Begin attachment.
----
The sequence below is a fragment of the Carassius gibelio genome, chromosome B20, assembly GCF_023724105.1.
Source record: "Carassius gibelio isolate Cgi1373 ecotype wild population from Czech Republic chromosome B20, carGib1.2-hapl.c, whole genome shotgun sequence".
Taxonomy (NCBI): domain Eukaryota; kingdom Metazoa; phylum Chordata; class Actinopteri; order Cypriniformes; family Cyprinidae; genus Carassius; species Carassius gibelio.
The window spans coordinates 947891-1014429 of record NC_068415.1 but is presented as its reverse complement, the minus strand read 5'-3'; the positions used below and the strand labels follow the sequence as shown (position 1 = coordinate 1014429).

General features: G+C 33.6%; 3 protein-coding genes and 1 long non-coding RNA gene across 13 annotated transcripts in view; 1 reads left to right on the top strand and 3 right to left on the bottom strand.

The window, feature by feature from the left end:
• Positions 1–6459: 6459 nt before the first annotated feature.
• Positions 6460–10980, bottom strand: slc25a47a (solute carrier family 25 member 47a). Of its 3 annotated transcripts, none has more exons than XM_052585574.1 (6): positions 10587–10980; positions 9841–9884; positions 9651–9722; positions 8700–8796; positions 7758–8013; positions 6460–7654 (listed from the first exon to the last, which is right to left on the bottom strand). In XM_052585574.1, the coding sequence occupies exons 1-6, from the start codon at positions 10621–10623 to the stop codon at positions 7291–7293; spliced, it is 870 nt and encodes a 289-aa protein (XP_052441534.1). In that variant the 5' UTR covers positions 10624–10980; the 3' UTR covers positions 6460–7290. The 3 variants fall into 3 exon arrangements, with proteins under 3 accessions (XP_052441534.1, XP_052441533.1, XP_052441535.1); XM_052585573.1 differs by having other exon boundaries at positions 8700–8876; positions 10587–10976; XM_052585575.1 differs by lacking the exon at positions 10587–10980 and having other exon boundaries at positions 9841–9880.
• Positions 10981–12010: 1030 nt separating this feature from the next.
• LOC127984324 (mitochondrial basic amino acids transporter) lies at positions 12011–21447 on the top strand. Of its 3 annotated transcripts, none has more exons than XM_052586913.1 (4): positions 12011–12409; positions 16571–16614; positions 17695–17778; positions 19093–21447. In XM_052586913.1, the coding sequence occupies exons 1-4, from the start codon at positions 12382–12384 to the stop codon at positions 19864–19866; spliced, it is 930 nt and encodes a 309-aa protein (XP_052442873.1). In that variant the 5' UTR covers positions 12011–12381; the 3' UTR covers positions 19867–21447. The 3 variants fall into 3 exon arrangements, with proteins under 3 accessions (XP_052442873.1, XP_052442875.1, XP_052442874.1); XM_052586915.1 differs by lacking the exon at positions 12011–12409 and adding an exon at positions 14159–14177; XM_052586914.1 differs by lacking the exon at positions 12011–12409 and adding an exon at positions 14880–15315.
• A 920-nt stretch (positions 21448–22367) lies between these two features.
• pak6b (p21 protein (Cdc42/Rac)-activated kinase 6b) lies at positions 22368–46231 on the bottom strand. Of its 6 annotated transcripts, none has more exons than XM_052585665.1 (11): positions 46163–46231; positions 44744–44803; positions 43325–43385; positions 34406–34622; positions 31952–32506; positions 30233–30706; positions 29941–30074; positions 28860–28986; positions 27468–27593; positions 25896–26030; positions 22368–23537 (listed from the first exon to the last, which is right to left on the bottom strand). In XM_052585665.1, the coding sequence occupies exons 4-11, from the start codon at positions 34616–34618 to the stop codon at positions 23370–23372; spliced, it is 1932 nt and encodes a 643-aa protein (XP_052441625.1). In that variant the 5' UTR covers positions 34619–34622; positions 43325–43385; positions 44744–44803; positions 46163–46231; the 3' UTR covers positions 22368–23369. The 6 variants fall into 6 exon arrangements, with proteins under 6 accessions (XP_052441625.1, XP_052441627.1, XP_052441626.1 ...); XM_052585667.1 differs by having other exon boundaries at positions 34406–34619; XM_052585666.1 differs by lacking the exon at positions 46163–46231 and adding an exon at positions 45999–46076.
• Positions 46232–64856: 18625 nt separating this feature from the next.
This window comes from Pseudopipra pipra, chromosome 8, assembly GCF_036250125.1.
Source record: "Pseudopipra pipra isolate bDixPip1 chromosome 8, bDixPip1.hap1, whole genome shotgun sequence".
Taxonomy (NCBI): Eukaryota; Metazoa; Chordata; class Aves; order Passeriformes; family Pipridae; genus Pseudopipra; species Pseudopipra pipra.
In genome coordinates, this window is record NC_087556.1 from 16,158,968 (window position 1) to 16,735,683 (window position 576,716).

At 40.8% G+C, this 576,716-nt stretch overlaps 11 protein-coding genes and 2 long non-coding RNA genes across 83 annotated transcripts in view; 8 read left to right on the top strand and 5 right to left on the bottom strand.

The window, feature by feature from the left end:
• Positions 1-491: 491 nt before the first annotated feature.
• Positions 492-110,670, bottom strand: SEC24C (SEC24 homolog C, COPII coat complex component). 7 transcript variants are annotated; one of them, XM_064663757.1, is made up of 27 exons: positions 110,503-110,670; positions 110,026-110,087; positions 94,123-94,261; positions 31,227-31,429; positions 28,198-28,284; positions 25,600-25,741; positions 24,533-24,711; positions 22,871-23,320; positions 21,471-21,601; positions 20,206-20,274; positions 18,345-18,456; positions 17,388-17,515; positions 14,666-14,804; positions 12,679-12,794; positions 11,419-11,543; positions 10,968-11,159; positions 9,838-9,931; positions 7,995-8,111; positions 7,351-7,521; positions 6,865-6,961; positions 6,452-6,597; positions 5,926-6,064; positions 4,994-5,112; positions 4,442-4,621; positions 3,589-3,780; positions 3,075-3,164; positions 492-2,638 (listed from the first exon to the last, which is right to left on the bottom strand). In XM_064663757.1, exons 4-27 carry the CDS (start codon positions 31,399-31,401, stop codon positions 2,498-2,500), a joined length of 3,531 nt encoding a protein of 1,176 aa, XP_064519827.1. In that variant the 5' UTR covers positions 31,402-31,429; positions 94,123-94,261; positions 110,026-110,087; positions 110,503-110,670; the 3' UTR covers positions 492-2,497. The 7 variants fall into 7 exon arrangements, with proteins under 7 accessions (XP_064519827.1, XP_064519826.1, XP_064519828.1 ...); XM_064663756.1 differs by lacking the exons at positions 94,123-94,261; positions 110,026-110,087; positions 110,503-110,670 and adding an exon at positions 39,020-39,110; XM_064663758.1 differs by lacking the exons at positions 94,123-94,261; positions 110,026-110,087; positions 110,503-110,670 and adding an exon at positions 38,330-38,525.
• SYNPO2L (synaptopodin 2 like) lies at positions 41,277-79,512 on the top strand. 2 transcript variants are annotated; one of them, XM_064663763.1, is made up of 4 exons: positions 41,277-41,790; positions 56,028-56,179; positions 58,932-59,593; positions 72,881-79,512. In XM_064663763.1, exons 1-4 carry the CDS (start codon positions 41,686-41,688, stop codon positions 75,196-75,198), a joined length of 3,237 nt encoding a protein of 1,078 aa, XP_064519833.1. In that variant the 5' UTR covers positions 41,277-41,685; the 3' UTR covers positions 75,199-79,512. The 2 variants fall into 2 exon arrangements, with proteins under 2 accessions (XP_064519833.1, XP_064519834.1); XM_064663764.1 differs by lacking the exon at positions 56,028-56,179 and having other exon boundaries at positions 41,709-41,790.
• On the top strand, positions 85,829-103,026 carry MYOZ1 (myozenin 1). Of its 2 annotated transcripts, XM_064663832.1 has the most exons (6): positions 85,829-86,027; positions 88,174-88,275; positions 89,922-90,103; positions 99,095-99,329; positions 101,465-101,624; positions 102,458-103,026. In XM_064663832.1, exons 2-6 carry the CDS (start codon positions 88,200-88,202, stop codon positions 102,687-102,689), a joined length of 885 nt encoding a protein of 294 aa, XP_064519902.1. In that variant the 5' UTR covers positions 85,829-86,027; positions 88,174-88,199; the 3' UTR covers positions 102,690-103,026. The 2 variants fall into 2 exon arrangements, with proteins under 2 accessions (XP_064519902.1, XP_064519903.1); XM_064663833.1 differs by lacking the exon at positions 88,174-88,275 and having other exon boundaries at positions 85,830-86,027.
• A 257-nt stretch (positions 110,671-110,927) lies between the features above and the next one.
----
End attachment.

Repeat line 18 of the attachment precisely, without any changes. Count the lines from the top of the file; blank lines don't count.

At 40.8% G+C, this 576,716-nt stretch overlaps 11 protein-coding genes and 2 long non-coding RNA genes across 83 annotated transcripts in view; 8 read left to right on the top strand and 5 right to left on the bottom strand.